Congressman Uses Out-of-Context Bible Quote to Justify Screwing Poor People


Sometimes I think Republicans have their own special GOP edition of The Bible. Via Think Progress:

The House Agriculture Committee convened earlier this week to discuss whether or not to cut as much as $4.1 billion from the Supplemental Nutrition Assistance Program (SNAP, formerly known as food stamps).

As House members discussed slashing the budget for the Farm Bill, which funds SNAP, Rep. Stephen Fincher (R-TN) took issue with some Democrats who cited Jesus Christ’s call to care for “the least of these” when describing the government’s need to assist the hungry. Instead, Fincher explained that his support for the proposed cuts by quoting a very different Bible verse – 2 Thessalonians 3:10: “For even when we were with you, we gave you this command: Anyone unwilling to work should not eat.”

But while the use of 2 Thessalonians is a convenient tool for those who want to justify ignoring the poor, Fincher’s lukewarm Biblical argument doesn’t hold up under scrutiny. As many religious bloggers have already pointed out, the author of 2 Thessalonians was actually referring to ancient Christians who had stopped working in anticipation of Jesus’ Second Coming. The verse is concerned with correcting a theological misunderstanding (i.e., don’t just wait around for Jesus, live an active faith), not passing judgement on the poor.

Worse still, Fincher’s use of the Bible to defend the slashing of food stamps isn’t just bad theology, it’s also bad policy.

Undergirding Fincher’s sloppy exegesis is an old conservative fiction that people who rely on food stamps are lazy parasites who mooch off the government and refuse to work. In reality, most of the country’s 47 million food stamp recipients are children or the elderly, and many are employed. A 2012 report from the USDA found that 45 percent of SNAP recipients were under 18 years of age, nearly 9 percent were age 60 or older, and more than 40 percent lived in households with earnings.

Fincher’s misguided Bible-thumping ignores the plight of America’s 8.9 million “working poor.” This massive group includes the thousands of participants from the recent fast food and retail workers strikes, people who, despite working full-time 40 hours a week for booming industries, often only make around $7.25 an hour, or $15,000 a year. That’s far below the federal poverty threshold of $23,550 for a family of four and leaves many working families with no choice but to apply for food stamps just to feed their loved ones. The strikers, who are consistently backed by droves of religious leaders, are clearly willing to work, yet lawmakers like Fincher (who made his millions with the help of government farm subsidies) stand poised to deny them access to the food they need by decimating funding for SNAP.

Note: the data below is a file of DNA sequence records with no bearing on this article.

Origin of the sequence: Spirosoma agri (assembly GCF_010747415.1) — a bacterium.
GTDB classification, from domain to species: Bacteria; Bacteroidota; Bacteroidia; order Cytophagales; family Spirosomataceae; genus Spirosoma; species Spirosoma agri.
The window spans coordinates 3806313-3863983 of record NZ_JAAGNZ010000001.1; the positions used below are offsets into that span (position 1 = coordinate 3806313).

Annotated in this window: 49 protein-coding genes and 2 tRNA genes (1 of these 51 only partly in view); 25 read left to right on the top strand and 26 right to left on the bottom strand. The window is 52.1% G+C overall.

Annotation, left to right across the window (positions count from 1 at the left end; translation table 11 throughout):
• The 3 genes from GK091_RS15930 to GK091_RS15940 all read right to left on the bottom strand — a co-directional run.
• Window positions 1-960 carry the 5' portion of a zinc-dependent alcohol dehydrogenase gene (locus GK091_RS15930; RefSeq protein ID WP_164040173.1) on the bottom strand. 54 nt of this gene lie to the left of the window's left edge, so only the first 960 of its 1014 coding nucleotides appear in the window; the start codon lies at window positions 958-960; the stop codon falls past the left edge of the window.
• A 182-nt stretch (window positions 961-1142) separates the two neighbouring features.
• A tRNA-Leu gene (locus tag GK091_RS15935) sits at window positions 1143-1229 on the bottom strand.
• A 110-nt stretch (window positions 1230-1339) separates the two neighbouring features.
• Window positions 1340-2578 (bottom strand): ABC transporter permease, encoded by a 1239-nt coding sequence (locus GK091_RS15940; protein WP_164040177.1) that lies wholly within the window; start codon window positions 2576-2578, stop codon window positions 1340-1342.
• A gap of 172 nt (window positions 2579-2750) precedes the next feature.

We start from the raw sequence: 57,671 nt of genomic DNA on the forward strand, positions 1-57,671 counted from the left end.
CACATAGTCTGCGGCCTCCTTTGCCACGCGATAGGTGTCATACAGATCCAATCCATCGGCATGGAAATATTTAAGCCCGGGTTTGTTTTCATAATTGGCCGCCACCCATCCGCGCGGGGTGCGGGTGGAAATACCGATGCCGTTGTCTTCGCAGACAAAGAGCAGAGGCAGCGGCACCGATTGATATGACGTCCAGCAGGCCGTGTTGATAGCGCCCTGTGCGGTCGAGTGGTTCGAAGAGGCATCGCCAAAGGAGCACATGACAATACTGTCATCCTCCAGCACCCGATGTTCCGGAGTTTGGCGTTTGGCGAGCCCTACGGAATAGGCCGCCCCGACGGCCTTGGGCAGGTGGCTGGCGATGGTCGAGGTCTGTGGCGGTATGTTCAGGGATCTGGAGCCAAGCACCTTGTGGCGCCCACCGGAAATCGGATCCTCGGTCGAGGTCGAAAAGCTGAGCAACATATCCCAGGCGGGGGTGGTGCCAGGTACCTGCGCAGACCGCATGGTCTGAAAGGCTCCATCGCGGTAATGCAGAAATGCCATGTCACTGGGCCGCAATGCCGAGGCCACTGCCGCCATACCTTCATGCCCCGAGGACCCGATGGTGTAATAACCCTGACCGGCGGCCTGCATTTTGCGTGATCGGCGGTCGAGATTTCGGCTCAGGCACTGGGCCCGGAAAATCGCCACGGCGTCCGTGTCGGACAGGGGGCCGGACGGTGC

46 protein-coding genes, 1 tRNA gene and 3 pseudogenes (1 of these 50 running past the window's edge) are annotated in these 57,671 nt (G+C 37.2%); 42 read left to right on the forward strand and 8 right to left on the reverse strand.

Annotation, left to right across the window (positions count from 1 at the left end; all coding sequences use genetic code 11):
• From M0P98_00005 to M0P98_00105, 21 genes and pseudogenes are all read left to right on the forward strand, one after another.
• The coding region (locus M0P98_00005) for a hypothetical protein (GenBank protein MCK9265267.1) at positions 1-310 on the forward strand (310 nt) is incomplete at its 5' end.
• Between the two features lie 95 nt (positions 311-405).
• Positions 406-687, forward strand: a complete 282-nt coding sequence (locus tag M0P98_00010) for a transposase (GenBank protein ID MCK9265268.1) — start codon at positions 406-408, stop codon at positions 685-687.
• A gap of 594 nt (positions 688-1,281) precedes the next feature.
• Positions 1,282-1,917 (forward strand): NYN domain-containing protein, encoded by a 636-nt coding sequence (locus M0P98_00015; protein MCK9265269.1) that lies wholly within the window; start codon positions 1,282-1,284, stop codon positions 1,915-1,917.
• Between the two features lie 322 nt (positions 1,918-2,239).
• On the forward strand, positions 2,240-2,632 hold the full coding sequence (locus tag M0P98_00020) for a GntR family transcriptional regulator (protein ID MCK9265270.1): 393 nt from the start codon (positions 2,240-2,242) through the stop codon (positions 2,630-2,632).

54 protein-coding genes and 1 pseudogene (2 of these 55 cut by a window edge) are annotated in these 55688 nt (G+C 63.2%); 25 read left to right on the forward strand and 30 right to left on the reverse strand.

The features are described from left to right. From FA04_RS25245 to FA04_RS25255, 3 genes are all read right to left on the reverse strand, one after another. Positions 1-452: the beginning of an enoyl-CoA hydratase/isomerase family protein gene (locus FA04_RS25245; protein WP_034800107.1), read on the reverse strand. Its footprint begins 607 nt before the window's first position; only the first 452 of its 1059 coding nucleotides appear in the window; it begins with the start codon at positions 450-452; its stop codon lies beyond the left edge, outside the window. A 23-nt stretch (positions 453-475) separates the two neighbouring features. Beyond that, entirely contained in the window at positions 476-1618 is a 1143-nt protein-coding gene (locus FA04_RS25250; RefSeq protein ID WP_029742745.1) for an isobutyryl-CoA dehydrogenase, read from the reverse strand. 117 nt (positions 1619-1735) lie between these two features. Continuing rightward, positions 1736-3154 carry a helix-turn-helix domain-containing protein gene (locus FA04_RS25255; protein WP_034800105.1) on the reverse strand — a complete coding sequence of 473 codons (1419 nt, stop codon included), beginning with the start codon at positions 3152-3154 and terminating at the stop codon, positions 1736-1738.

UPDATE: Local Charities Speak Out On GOP’s Effort To Slash Food Stamps

UPDATE: 50 Million Americans Are Going Hungry As Congress Considers Gutting Food Stamps

UPDATE: Krugman: “Get really, really angry” about GOP attack on SNAP

More info:
Congressman Who Gets Millions In Farm Subsidies Denounces Food Stamps As Stealing ‘Other People’s Money’

  1. #3 by brewski on May 29, 2013 - 5:55 pm

    Factually false in every sense of the word.

    • #4 by cav on May 29, 2013 - 9:26 pm

      Please pick a level or two, give them a link or flesh them out in your usual brilliant way, and, well, I’m sure everyone reading will be in your debt for the education.


      • #5 by brewski on May 29, 2013 - 10:41 pm

        50 million Americans are not going hungry.

        People on food stamps do not rely only on food stamps for their total food budget. I know plenty of people on food stamps today and they have plenty to eat. One neighbor of mine has food stamps, social security, medicare, medicaid. I know her finances intimately since I have helped her out with the paperwork numerous times. She is not hungry, has all the free health care she needs. Has a roof over her head. Warm bed to sleep in.

        These false claims and false statistics always have some asterisk or vague definition in them. What Richard’s link actually says is not what he says. These people are not “going hungry”. What his own link says is that they have “food insecurity” which means they live paycheck to paycheck, or benefit check to benefit check, or get by week to week or month to month. Which is true. But that is not by any stretch of the imagination “going hungry”.

        He lies.

        • #6 by Richard Warnick on May 30, 2013 - 9:23 am

          SNAP does not provide enough assistance to feed a family, and most recipients have to rely on charity in addition to SNAP (as noted in the article). To me, “food insecure” means not knowing if you will have enough food, or not being able to obtain good food. And sometimes going hungry when you can’t afford a meal.

          Congress ought to expand SNAP, not cut it. This is part of the low-wage business model, which enables employers to get away with paying less than a living wage. So it’s really a subsidy for the rich, which Congress normally approves.